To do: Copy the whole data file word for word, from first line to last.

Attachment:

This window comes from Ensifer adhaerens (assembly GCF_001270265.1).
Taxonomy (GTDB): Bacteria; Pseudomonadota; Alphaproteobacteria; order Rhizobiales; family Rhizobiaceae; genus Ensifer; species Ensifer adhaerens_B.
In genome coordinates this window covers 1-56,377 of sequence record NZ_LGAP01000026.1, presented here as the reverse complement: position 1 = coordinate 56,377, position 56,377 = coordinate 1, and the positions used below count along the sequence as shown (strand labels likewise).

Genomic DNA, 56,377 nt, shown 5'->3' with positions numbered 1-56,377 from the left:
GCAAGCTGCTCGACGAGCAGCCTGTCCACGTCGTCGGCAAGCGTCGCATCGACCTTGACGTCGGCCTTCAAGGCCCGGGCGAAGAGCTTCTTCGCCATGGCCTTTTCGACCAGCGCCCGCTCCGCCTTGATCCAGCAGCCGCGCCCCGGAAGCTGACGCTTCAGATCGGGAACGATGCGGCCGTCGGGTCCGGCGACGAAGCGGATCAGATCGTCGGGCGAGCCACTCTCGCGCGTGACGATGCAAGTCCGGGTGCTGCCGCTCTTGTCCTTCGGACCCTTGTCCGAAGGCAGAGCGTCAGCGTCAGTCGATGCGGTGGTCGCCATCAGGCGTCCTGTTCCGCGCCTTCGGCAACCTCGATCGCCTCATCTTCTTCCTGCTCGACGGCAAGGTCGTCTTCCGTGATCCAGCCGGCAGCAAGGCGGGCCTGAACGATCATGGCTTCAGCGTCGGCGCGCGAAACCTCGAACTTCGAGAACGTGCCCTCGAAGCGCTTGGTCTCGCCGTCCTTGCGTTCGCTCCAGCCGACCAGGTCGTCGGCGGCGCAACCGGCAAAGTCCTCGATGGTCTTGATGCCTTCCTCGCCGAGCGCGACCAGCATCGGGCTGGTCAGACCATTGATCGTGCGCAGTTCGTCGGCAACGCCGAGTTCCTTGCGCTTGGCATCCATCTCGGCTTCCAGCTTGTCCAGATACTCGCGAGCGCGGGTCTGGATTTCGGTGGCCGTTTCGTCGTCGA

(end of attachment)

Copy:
This window comes from Ensifer adhaerens (assembly GCF_001270265.1).
Taxonomy (GTDB): Bacteria; Pseudomonadota; Alphaproteobacteria; order Rhizobiales; family Rhizobiaceae; genus Ensifer; species Ensifer adhaerens_B.
In genome coordinates this window covers 1-56,377 of sequence record NZ_LGAP01000026.1, presented here as the reverse complement: position 1 = coordinate 56,377, position 56,377 = coordinate 1, and the positions used below count along the sequence as shown (strand labels likewise).

Genomic DNA, 56,377 nt, shown 5'->3' with positions numbered 1-56,377 from the left:
GCAAGCTGCTCGACGAGCAGCCTGTCCACGTCGTCGGCAAGCGTCGCATCGACCTTGACGTCGGCCTTCAAGGCCCGGGCGAAGAGCTTCTTCGCCATGGCCTTTTCGACCAGCGCCCGCTCCGCCTTGATCCAGCAGCCGCGCCCCGGAAGCTGACGCTTCAGATCGGGAACGATGCGGCCGTCGGGTCCGGCGACGAAGCGGATCAGATCGTCGGGCGAGCCACTCTCGCGCGTGACGATGCAAGTCCGGGTGCTGCCGCTCTTGTCCTTCGGACCCTTGTCCGAAGGCAGAGCGTCAGCGTCAGTCGATGCGGTGGTCGCCATCAGGCGTCCTGTTCCGCGCCTTCGGCAACCTCGATCGCCTCATCTTCTTCCTGCTCGACGGCAAGGTCGTCTTCCGTGATCCAGCCGGCAGCAAGGCGGGCCTGAACGATCATGGCTTCAGCGTCGGCGCGCGAAACCTCGAACTTCGAGAACGTGCCCTCGAAGCGCTTGGTCTCGCCGTCCTTGCGTTCGCTCCAGCCGACCAGGTCGTCGGCGGCGCAACCGGCAAAGTCCTCGATGGTCTTGATGCCTTCCTCGCCGAGCGCGACCAGCATCGGGCTGGTCAGACCATTGATCGTGCGCAGTTCGTCGGCAACGCCGAGTTCCTTGCGCTTGGCATCCATCTCGGCTTCCAGCTTGTCCAGATACTCGCGAGCGCGGGTCTGGATTTCGGTGGCCGTTTCGTCGTCGA